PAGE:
HOME | DYNAMITE HEMORRHAGE | THE HEDONIST JIVE |
Wednesday, October 06, 2004
IMPACT ALL-STARS : “FORWARD THE BASS – DUB FROM RANDY'S 1972-75”....
A pal pointed out to me not long ago that whenever I write about dub or blues, I might get one or two comments, but when I write about the rocknroll, the kids, they start talkin’. It may have something to do with a lack of credence when it comes to dissecting and recommending a genre like 1970s dub – I wasn’t there, I’m relatively new to the form, and like a lot of white critics, it’s easy to get carried away with any knob-twiddling bullshit when your critical faculties aren’t honed by years of careful study and observation. So when I put forth that the IMPACT ALL-STARS’ posthumous 1998 CD “Forward The Bass – Dub From Randy’s 1972-75” is the single best dub collection I’ve ever heard (and I’ve heard dozens!), you can take it for what it’s worth. But I’ve heard and ingested a lot of the heavyweights, and this intense platter even knocks them out. The first two tracks, “Jaro” and “Maro”, are the top singular instances of DUB as MUSIC, not studio manipulation. These two transcendent pieces are live-to-tape band pieces, and if you didn’t think dub could be played live, guess again. Once these two stunners reel you in, you’re in but good for a deep throwdown of heavy-breathing, low-end rumbling dub, this time with all sorts of studio effects layered over the proceedings. I’ve never heard anything like it, and I’ll tell anyone who asks to start here for a first dub CD. Let’s hear what the real experts have to say about it. From Konketsu:
“Less than 200 were pressed, almost instantly establishing its status as a lost dub classic. It's kind of a missing link, tying the radical experimentation of King Tubby, Scientist and Lee Perry with more conservative dub, low on effects and high on groove. What makes most of these tracks stand out is their superb instrumental quality, mostly laid down by the names you know and love--the Barrett brothers, Sly Dunbar, Augustus Pablo, etc. The rhythms and basslines are smooth and inventive, never cliched. The most extraordinary track is aptly titled "Extraordinary Version" and features haunting turntable manipulation over a minor key dub throb, spooky backwards voices spun hither and thither in warped motion--the original vinyl manipulators!”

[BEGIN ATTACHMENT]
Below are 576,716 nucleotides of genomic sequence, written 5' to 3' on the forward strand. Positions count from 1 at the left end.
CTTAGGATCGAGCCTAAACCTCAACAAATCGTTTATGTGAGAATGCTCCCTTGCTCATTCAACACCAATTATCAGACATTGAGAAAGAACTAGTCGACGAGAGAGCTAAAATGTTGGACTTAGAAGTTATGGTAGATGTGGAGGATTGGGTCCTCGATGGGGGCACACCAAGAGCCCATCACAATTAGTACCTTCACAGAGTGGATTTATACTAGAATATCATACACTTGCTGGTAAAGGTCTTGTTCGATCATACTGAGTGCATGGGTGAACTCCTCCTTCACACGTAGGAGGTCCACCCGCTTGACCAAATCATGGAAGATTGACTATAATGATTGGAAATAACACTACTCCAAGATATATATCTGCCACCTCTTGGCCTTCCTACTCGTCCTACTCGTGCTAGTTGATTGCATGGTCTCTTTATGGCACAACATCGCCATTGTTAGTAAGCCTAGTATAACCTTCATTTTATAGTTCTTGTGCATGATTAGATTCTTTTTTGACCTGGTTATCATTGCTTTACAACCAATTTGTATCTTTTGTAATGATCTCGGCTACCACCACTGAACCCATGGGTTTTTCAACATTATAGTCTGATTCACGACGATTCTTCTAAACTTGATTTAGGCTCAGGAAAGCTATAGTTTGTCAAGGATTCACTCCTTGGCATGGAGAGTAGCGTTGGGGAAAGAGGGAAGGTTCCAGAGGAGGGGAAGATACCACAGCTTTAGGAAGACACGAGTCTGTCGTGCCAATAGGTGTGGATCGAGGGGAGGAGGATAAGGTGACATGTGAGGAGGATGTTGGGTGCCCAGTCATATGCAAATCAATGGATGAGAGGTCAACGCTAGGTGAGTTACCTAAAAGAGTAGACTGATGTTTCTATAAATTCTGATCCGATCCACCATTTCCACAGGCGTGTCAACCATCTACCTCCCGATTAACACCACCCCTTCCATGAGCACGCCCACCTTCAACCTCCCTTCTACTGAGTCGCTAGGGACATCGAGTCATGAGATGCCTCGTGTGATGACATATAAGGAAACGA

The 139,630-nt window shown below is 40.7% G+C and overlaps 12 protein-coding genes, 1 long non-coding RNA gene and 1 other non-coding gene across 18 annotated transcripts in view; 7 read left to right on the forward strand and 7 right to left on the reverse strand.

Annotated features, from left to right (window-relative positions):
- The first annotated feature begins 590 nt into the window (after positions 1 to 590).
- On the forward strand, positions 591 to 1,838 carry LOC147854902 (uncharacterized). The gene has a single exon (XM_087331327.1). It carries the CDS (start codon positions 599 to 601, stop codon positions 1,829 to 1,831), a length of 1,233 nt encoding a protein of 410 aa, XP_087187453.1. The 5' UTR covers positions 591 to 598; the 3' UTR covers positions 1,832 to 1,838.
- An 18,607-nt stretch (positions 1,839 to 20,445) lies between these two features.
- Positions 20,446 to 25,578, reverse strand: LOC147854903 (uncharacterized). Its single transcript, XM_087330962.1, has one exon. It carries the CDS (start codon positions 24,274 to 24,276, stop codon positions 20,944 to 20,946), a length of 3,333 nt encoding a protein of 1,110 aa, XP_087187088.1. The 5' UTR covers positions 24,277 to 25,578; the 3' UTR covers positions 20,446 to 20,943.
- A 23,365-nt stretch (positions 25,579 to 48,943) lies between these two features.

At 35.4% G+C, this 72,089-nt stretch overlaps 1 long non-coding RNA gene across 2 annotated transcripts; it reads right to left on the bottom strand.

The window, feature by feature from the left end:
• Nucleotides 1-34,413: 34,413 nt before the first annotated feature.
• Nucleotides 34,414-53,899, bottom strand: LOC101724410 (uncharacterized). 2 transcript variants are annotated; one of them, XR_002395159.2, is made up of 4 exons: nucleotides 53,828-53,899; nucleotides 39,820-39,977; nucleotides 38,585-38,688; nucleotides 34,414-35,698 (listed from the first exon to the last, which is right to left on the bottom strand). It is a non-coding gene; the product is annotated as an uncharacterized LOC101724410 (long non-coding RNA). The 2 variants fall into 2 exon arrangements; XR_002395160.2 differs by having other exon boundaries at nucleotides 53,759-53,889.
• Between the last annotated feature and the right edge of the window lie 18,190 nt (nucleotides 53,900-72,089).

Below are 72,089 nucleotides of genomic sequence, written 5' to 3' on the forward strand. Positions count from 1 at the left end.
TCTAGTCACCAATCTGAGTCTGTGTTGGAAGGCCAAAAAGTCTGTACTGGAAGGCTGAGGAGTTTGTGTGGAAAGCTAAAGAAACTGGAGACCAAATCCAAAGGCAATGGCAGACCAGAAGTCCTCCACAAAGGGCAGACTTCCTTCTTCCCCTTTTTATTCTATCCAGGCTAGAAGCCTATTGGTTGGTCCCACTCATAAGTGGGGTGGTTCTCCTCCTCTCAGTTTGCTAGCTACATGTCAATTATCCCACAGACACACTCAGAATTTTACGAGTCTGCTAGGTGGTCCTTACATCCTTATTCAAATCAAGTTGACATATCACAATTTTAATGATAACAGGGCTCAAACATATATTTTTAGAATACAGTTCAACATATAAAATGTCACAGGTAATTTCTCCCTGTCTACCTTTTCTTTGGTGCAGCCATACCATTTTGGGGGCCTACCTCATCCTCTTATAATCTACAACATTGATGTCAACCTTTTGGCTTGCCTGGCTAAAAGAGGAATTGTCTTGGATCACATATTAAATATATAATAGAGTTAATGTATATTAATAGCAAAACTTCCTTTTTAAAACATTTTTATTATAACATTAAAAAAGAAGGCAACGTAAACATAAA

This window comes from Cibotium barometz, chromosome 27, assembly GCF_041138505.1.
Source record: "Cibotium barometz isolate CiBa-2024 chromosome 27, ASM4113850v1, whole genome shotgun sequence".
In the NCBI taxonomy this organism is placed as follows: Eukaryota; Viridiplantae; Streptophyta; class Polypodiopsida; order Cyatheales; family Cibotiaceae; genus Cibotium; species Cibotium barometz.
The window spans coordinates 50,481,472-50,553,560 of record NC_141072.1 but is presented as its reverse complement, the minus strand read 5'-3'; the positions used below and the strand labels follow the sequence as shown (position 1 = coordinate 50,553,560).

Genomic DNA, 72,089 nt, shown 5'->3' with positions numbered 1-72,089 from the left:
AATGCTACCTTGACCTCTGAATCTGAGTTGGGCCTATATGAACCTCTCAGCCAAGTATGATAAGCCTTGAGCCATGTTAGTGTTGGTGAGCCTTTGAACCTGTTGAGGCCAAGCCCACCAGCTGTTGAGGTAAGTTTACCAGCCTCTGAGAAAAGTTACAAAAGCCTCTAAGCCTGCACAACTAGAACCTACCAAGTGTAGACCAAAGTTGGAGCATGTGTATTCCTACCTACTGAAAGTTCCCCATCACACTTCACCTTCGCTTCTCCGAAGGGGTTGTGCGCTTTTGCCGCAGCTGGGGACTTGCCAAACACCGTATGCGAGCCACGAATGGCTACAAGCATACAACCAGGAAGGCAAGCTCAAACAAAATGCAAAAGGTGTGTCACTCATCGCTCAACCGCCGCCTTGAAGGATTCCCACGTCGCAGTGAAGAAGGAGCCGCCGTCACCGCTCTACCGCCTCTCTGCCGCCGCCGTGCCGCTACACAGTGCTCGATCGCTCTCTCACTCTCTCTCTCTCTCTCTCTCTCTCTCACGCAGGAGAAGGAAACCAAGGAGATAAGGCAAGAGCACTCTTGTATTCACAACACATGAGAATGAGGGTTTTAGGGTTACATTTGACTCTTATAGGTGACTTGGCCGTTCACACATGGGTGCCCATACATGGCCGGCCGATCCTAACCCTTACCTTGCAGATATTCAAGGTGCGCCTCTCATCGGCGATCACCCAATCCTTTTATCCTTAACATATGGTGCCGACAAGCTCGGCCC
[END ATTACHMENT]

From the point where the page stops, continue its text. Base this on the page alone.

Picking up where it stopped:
Yeah, that’s the first “scratching” I know of, beating out the first three seconds of CRIME’s “Frustration” by a couple of years. From George Zahora:
“....this disc showcases the production mastery of Clive Chin during the heyday of Randy's Studio 17 (the Mecca of reggae and dub recording 'til the mid-seventies). Clive's dub style is distinctive -- each of these tracks has been stripped down to its barest essentials, leaving only those elements essential to the rhythm. In most cases that's the drums, the bass, sparse guitars, an infrequent dusting of other instruments and on rare occasions a few sound effects. The effect is a lilting, mesmeric tidal flow of rhythm and melody -- you might find yourself slipping into a trance, with or without the aid of controlled substances. Particular moments of brilliance include "Ordinary Version Chapter 3", which features the mock-dialogue between an aspiring engineer and his boss, and the syncopated harmonica of "Dubwise Situation", but really, the whole thing's just too dead cool for words and you'll notice new groovy bits each time you listen to it. Even if reggae irritates the living hell out of you, even if modern-day dub makes you want to blow your head off, Forward the Bass will win you over -- it's so simple, so archetypal, that you can't help but be wowed”
And if you’re keeping score at home, it’s a resurrection of an LP that was only pressed up with 200 copies, most of which surely never left Jamaica. There’s got to be more All-Stars dub damage out there. Does anyone know about this LP called “Java Java Java Java”? See, that’s the thing about early dub – sometimes the records were as obtuse and destined for oversight as anything on Fuck Off records or by I Jog & The Tracksuits. I remember my first pass at reggae in the early 80s – I’d scour many a bizarre sleeve, looking for the slightest clue for key information – like, say, what it was called, the name of the group, and the musicians who played on it. This one was lucky enough to get a second hearing, and if you’ve got the stomach for a throbbing, experimental and visionary piece of dubwork, this is the one.